Borazon was first produced in 1957 by Robert H. Wentorf, Jr., a physical chemist working for the General Electric Company. In 1969, General Electric adopted the name Borazon as its trademark for the crystal.
Borazon replaced aluminium oxide for grinding hardened steels due to its far superior abrasive properties, comparable to that of diamond. Borazon is used in industrial applications to shape tools, as it can withstand temperatures greater than 2000 °C (3500 °F), much higher than that of a pure diamond at 871 °C (1600 °F). Other uses include jewellery designing, glass cutting and laceration of diamonds.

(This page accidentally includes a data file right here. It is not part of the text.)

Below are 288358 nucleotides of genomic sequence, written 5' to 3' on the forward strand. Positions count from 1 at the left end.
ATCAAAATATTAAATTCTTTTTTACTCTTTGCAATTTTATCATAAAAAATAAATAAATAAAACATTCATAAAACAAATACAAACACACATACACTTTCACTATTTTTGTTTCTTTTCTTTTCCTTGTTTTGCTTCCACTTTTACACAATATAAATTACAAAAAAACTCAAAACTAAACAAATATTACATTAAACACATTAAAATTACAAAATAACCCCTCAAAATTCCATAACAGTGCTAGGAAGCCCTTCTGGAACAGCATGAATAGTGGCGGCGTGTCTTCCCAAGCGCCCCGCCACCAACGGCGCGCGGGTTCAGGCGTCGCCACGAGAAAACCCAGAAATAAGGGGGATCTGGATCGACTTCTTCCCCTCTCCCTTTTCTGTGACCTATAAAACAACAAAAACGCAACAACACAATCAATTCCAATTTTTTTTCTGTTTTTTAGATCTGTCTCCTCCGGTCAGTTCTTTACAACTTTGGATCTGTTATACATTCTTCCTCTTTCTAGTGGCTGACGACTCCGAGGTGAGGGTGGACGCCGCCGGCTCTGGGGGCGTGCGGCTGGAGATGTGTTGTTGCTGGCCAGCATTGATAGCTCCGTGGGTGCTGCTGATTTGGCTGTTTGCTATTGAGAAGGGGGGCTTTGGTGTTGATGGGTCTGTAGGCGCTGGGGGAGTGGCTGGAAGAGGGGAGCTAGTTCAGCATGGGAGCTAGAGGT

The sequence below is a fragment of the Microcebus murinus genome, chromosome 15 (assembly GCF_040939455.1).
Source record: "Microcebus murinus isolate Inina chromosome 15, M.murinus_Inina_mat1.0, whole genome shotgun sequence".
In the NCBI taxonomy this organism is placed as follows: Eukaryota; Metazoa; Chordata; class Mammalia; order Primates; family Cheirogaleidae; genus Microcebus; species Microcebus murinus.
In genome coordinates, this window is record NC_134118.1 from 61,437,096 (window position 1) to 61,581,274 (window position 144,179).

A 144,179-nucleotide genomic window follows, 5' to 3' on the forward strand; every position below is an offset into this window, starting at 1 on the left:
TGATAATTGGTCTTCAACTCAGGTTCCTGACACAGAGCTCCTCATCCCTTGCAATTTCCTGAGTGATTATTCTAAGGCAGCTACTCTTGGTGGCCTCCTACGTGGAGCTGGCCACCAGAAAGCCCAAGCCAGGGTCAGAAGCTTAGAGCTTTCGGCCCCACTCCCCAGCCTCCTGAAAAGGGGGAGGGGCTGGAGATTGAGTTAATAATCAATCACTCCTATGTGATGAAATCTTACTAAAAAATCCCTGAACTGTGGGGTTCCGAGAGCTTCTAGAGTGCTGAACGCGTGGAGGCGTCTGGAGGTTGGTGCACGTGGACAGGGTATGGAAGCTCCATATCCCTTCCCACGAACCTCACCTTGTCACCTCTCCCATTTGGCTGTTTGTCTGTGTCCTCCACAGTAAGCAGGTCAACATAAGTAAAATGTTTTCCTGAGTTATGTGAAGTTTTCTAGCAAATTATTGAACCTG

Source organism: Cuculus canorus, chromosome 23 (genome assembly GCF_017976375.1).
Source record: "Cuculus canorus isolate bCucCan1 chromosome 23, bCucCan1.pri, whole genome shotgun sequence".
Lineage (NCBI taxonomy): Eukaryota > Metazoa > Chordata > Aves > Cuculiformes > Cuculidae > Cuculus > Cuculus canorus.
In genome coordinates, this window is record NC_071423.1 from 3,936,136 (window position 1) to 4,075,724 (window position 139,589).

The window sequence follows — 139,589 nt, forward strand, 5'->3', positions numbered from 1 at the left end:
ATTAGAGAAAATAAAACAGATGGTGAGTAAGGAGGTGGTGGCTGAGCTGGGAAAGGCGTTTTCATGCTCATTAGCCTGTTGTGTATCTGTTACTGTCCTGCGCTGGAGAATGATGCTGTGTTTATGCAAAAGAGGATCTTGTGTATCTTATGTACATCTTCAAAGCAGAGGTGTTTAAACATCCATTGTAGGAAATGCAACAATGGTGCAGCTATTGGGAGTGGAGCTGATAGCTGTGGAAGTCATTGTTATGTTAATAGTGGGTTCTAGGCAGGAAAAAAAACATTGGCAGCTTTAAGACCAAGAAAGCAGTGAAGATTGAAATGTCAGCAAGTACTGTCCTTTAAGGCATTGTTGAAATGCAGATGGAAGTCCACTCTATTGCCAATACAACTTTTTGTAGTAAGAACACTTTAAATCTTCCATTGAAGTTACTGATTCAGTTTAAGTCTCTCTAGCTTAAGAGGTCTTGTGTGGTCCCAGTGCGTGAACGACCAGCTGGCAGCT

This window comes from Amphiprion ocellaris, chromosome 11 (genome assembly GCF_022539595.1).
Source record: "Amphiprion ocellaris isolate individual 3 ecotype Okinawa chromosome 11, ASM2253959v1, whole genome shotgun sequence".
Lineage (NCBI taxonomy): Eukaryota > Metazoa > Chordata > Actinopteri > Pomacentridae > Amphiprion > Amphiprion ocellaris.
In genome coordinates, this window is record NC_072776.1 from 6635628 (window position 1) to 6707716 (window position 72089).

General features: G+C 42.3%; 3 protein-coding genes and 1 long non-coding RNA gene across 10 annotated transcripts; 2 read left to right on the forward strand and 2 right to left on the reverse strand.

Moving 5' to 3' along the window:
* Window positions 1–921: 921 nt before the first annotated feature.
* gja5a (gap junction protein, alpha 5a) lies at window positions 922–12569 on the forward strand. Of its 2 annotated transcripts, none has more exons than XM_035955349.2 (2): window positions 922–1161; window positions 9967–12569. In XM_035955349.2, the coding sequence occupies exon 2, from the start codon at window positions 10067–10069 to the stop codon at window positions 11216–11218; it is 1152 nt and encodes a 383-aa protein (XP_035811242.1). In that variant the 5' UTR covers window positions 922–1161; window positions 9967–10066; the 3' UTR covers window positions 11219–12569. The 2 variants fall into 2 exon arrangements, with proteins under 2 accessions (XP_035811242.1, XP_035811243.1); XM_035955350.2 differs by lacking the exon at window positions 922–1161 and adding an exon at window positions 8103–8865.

CBN-coated grinding wheels, referred to as Borozon wheels, are routinely used in the machining of hard ferrous metals, cast irons, and nickel-base and cobalt-base superalloys. They can grind more material, to a higher degree of accuracy, than any other abrasive. The limiting factor in the life of such tools is typically determined not by wear on the cutting surface but by its break-down and separation from the metal core resulting from failure of the bonding layer.